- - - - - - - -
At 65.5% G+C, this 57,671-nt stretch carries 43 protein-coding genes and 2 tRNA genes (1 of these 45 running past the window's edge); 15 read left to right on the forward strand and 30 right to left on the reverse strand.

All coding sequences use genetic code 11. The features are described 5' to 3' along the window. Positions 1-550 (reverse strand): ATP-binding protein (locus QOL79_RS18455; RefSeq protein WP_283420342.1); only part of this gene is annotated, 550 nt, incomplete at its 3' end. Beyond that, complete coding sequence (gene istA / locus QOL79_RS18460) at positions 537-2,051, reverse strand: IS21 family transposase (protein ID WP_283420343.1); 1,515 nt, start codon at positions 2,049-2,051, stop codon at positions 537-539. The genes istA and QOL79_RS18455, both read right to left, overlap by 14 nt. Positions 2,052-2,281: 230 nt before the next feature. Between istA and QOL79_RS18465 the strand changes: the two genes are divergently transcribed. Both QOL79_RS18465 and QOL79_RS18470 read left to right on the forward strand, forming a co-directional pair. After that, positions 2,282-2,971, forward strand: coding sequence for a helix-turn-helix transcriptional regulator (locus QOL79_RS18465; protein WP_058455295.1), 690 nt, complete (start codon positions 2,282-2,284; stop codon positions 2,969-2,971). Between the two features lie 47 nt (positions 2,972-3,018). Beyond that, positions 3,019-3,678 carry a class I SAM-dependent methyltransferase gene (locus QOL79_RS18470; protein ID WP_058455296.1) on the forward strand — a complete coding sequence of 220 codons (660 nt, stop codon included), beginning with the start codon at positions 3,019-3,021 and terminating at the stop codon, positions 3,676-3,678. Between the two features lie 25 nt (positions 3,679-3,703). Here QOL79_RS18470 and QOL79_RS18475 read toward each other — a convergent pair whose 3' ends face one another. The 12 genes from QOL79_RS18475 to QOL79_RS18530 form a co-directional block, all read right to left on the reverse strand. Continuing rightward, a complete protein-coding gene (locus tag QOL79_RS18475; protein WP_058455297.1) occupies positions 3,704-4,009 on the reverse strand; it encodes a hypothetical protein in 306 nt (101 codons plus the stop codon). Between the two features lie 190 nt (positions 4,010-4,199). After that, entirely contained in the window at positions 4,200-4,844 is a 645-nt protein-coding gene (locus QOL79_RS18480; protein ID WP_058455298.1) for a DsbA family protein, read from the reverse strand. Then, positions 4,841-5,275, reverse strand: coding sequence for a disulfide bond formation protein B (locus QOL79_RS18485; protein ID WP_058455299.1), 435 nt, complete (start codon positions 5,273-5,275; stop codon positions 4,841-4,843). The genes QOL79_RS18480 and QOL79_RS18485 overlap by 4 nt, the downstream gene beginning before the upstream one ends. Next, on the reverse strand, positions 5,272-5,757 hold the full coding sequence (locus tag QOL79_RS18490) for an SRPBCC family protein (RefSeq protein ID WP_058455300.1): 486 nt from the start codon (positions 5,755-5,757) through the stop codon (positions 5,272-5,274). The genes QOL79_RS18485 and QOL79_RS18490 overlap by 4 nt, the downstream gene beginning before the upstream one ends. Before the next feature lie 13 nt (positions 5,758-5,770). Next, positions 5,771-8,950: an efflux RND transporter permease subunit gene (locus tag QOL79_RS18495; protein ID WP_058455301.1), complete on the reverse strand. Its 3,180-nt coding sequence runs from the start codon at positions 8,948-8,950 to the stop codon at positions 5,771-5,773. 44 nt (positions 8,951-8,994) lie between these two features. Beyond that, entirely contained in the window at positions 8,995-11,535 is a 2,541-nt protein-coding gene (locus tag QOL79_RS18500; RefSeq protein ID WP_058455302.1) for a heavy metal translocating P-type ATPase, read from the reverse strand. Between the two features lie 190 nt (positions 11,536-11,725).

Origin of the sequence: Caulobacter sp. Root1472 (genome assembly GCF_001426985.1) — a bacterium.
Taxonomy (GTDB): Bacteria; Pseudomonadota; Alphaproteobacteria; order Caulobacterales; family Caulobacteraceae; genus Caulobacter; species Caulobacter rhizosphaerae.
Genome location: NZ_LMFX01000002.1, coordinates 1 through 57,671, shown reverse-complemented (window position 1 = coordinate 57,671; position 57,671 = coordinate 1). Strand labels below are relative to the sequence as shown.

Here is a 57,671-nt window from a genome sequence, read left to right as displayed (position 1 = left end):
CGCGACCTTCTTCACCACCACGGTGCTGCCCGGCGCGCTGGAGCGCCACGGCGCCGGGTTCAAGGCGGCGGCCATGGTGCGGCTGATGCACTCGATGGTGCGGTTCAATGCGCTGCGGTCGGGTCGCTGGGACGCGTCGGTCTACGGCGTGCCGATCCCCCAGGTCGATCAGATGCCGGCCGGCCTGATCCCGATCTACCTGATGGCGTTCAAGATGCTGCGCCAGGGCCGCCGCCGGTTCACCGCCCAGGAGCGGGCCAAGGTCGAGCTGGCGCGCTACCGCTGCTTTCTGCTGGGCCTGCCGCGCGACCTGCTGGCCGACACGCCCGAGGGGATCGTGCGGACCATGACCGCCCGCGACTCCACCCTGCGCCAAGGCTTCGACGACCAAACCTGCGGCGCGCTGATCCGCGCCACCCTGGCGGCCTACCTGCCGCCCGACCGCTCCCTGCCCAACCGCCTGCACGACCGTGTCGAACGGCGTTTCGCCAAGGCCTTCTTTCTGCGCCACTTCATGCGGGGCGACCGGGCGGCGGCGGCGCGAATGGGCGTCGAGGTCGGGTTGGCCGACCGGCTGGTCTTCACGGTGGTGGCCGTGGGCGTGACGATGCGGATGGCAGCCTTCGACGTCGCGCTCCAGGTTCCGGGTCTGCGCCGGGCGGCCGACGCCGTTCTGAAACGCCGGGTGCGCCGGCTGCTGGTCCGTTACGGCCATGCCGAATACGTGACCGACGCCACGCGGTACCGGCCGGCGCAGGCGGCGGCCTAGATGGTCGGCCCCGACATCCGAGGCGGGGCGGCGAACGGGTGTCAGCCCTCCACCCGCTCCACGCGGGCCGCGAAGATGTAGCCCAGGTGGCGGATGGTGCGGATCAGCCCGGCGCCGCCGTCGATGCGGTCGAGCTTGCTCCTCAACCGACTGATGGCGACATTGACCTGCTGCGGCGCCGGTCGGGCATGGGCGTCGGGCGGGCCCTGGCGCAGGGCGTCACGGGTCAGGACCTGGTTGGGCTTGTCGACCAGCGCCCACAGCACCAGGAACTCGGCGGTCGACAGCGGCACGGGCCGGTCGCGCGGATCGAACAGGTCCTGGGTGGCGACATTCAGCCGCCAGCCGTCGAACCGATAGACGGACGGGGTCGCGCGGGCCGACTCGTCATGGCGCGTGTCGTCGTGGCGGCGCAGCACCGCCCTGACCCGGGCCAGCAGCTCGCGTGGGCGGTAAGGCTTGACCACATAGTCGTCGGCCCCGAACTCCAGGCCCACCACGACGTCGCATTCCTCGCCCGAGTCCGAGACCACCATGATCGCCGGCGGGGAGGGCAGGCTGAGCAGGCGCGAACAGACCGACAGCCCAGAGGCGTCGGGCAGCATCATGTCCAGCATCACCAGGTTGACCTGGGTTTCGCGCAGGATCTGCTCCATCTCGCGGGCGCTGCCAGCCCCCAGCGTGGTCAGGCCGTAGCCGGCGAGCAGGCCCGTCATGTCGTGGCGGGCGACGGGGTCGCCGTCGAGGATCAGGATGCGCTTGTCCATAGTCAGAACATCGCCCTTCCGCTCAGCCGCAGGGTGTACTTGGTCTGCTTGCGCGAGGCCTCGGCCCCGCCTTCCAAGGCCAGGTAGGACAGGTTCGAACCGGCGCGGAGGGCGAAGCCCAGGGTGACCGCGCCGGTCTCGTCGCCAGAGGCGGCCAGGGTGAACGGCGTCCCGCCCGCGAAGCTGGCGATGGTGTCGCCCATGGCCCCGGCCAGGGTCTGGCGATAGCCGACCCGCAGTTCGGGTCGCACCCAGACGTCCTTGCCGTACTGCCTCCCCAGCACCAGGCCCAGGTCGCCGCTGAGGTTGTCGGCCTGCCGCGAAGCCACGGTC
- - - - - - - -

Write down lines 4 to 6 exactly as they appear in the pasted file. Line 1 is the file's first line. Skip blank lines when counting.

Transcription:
Taxonomy (GTDB): Bacteria; Pseudomonadota; Alphaproteobacteria; order Caulobacterales; family Caulobacteraceae; genus Caulobacter; species Caulobacter rhizosphaerae.
Genome location: NZ_LMFX01000002.1, coordinates 1 through 57,671, shown reverse-complemented (window position 1 = coordinate 57,671; position 57,671 = coordinate 1). Strand labels below are relative to the sequence as shown.

Here is a 57,671-nt window from a genome sequence, read left to right as displayed (position 1 = left end):